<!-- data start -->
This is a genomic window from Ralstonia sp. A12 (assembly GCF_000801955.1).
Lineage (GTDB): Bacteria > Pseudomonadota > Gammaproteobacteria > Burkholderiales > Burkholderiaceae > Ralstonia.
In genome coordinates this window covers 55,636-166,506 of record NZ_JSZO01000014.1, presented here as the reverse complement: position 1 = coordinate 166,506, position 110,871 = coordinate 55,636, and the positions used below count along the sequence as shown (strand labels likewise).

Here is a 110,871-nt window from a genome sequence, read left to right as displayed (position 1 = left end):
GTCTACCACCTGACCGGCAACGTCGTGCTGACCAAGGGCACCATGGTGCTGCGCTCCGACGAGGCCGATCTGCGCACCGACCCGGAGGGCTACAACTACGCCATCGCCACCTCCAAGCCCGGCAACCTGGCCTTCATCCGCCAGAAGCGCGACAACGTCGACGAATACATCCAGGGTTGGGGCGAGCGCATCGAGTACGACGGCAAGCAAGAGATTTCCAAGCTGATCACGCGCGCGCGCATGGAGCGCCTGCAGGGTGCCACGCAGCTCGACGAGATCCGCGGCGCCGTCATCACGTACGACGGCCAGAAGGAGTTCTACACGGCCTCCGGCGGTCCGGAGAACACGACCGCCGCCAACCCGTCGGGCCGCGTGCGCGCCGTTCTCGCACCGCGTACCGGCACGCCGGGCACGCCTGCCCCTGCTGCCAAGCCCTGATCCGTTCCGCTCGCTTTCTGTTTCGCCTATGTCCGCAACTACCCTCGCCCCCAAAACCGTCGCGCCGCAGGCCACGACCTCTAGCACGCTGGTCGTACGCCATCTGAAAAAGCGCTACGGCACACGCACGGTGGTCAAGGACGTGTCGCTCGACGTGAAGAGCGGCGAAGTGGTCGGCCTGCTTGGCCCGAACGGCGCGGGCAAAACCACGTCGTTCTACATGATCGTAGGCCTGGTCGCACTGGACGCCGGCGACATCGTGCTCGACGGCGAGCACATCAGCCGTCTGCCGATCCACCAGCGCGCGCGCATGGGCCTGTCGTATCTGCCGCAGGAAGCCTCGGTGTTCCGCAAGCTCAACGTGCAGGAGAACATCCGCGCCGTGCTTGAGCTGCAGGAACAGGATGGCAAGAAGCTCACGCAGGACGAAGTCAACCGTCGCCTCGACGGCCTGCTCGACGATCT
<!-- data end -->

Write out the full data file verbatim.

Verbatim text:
This is a genomic window from Ralstonia sp. A12 (assembly GCF_000801955.1).
Lineage (GTDB): Bacteria > Pseudomonadota > Gammaproteobacteria > Burkholderiales > Burkholderiaceae > Ralstonia.
In genome coordinates this window covers 55,636-166,506 of record NZ_JSZO01000014.1, presented here as the reverse complement: position 1 = coordinate 166,506, position 110,871 = coordinate 55,636, and the positions used below count along the sequence as shown (strand labels likewise).

Here is a 110,871-nt window from a genome sequence, read left to right as displayed (position 1 = left end):
GTCTACCACCTGACCGGCAACGTCGTGCTGACCAAGGGCACCATGGTGCTGCGCTCCGACGAGGCCGATCTGCGCACCGACCCGGAGGGCTACAACTACGCCATCGCCACCTCCAAGCCCGGCAACCTGGCCTTCATCCGCCAGAAGCGCGACAACGTCGACGAATACATCCAGGGTTGGGGCGAGCGCATCGAGTACGACGGCAAGCAAGAGATTTCCAAGCTGATCACGCGCGCGCGCATGGAGCGCCTGCAGGGTGCCACGCAGCTCGACGAGATCCGCGGCGCCGTCATCACGTACGACGGCCAGAAGGAGTTCTACACGGCCTCCGGCGGTCCGGAGAACACGACCGCCGCCAACCCGTCGGGCCGCGTGCGCGCCGTTCTCGCACCGCGTACCGGCACGCCGGGCACGCCTGCCCCTGCTGCCAAGCCCTGATCCGTTCCGCTCGCTTTCTGTTTCGCCTATGTCCGCAACTACCCTCGCCCCCAAAACCGTCGCGCCGCAGGCCACGACCTCTAGCACGCTGGTCGTACGCCATCTGAAAAAGCGCTACGGCACACGCACGGTGGTCAAGGACGTGTCGCTCGACGTGAAGAGCGGCGAAGTGGTCGGCCTGCTTGGCCCGAACGGCGCGGGCAAAACCACGTCGTTCTACATGATCGTAGGCCTGGTCGCACTGGACGCCGGCGACATCGTGCTCGACGGCGAGCACATCAGCCGTCTGCCGATCCACCAGCGCGCGCGCATGGGCCTGTCGTATCTGCCGCAGGAAGCCTCGGTGTTCCGCAAGCTCAACGTGCAGGAGAACATCCGCGCCGTGCTTGAGCTGCAGGAACAGGATGGCAAGAAGCTCACGCAGGACGAAGTCAACCGTCGCCTCGACGGCCTGCTCGACGATCT